Two dragons, named Toothless and Crackle, live with me since I moved to Washington two months ago to be closer to my family. My grandchildren have kindly entrusted their care to me. I had no idea what I was getting into. I find them everywhere, in the most unexpected places: lurking in my food pantry, hiding in the refrigerator, resting on my shrine next to the Tara statue, sleeping in garden pots, sitting on the toilet, and sleeping in my bed under the covers.
I also have to contend with daily Dragon School. There are constant art projects to do and many lessons to learn – like proper behavior for living inside buildings, phone etiquette, and how to tell time and do simple mathematics. They apparently have to exercise and keep in shape by flying around the house dodging missiles, and eating foods from the “two main, dragon food groups – protein and calcium”, according to my grandson. And when they have done their “chores”, they sometimes get to snuggle and watch movies with us during sleepovers.
They also look on while we play board games, have picnics on the porch, or sometimes enjoy candle light dinners. They listen in on our serious “conversations” about life, and often join us for bedtime stories. If they’ve been “good”, they get to come on our evening constitutionals when we walk around, “spying” on the neighborhood, looking for rascals who might be up to no good.
No question. I am happily immersed in the imaginative and wild world of children who live each day full tilt – a significant change from a life focused on death and dying as a hospice nurse these last three and a half years.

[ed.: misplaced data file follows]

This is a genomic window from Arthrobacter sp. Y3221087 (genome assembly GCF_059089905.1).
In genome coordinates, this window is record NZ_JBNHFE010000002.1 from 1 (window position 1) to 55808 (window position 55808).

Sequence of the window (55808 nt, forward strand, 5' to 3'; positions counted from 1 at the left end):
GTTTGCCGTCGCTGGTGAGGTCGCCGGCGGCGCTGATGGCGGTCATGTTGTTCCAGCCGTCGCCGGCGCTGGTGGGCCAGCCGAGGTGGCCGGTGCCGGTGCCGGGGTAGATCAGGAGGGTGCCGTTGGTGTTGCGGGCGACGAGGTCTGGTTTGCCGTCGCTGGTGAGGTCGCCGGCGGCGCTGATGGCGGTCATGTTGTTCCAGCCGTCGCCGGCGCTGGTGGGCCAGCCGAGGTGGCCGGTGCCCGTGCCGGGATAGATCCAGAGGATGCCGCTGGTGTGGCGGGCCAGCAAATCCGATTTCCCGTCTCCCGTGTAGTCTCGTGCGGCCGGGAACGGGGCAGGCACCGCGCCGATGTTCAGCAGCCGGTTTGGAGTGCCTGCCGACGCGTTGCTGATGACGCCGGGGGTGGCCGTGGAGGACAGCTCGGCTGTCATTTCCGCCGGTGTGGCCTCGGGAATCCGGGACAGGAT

Five months ago, when one of my dearest friends passed away, ten days after being diagnosed with cancer, the unflinching certainty of impermanence gave me pause. It was a sobering moment, and I took stock of what still felt undone in my life. If I knew I was to die next week, how and where would I want to spend my remaining days? It wasn’t that difficult a decision. I felt a longing to return to my deepest roots – to live close to my daughter and son-in-law, and be a hands-on-grandmother. Not just someone who visits from time to time, on their turf, with their rhythms, in their scene – but a grandmother who lives down the street in my own space, and who is involved in their life on a daily basis. I have not led a boring life, and I want them to know who I am, and to feel without a doubt my unshakeable love for them. I believe I fill an indispensible and unique role in their lives, as they do in mine. It’s a special relationship, and I want to help keep this lineage rich and intact.
I do not know what else will unfold for me in the Pacific Northwest; I am open to all possibilities, and will continue to go through doors as they open, and follow the crumbs as I have done throughout my life. But at the moment I am content. My grandchildren appear to be over the moon that I now live down the street taking care of their dragons. That works for me.